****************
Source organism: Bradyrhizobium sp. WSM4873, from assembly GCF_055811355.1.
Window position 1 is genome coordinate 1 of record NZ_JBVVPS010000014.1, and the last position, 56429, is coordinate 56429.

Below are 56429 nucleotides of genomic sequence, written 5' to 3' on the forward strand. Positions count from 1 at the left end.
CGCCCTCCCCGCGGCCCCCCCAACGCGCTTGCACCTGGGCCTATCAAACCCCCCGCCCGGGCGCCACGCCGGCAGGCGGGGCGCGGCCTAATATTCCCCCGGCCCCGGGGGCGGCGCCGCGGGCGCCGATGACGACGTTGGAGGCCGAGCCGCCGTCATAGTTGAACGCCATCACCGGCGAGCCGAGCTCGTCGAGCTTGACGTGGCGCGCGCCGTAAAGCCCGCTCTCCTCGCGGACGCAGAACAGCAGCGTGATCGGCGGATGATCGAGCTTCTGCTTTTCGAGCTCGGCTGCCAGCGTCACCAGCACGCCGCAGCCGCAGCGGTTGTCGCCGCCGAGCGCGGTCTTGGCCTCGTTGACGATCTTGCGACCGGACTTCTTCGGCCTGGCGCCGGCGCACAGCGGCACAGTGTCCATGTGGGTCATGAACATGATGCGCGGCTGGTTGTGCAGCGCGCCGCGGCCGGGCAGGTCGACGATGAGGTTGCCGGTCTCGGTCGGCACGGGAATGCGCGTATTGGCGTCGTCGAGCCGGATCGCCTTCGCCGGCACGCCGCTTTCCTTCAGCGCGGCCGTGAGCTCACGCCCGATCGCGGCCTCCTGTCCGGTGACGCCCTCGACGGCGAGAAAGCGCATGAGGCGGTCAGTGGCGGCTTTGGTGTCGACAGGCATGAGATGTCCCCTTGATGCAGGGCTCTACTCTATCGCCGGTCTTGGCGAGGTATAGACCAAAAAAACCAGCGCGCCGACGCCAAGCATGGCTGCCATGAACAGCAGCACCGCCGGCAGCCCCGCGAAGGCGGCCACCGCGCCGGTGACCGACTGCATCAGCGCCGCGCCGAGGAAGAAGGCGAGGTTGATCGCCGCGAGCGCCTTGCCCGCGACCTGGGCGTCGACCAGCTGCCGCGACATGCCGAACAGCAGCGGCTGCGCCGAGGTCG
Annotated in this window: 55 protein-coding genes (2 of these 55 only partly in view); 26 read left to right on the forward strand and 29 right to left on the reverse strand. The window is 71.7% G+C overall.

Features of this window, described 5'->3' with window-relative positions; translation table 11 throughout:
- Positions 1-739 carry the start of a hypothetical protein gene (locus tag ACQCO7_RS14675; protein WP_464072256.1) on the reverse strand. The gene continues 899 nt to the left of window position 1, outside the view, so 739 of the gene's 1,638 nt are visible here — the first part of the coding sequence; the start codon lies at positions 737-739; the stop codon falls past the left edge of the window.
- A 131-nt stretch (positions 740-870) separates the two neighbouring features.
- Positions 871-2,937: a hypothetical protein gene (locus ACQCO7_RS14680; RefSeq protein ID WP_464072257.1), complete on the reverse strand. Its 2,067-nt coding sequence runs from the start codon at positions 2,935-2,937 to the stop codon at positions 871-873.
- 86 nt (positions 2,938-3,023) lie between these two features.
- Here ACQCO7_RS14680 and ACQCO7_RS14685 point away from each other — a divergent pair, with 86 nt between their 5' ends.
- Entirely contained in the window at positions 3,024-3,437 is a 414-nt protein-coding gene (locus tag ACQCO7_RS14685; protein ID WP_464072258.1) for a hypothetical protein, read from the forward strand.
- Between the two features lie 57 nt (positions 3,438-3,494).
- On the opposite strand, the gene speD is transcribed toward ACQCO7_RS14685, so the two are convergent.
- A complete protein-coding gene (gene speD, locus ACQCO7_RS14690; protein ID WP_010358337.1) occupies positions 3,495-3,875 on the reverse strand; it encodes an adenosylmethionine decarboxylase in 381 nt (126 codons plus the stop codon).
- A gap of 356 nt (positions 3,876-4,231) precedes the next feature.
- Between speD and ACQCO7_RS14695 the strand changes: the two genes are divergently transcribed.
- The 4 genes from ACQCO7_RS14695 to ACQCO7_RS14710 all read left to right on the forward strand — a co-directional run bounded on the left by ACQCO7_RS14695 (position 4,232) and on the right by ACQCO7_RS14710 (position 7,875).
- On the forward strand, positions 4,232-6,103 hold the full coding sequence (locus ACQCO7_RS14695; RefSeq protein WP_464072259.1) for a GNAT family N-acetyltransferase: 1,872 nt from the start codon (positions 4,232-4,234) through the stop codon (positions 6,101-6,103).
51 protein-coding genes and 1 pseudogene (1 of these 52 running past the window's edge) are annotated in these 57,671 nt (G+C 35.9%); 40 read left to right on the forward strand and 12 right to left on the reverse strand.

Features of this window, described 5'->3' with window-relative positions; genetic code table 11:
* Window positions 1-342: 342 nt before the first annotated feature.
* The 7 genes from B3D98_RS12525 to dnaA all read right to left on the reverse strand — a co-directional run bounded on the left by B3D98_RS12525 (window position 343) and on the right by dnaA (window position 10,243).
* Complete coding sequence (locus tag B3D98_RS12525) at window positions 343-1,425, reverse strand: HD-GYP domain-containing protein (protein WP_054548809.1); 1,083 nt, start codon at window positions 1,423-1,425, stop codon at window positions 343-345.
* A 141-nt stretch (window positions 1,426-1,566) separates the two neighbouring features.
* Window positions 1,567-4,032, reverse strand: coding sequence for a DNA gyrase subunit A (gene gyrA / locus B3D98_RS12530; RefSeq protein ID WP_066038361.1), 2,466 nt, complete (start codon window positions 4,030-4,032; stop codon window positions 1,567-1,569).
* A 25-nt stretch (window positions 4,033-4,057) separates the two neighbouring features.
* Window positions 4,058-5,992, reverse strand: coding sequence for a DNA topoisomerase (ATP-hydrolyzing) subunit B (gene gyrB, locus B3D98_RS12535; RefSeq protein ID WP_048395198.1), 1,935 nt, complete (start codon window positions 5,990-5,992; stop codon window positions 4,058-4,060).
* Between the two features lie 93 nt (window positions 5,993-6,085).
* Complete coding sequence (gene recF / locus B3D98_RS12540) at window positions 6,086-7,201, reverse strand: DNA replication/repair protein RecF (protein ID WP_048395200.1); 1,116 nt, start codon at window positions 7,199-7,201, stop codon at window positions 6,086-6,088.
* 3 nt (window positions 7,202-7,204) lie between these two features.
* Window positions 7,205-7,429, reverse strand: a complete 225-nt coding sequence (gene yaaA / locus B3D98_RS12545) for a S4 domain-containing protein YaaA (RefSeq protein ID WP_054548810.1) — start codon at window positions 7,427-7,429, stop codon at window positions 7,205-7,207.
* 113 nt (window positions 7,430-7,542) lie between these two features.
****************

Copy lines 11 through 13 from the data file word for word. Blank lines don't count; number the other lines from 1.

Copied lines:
- Here ACQCO7_RS14680 and ACQCO7_RS14685 point away from each other — a divergent pair, with 86 nt between their 5' ends.
- Entirely contained in the window at positions 3,024-3,437 is a 414-nt protein-coding gene (locus tag ACQCO7_RS14685; protein ID WP_464072258.1) for a hypothetical protein, read from the forward strand.
- Between the two features lie 57 nt (positions 3,438-3,494).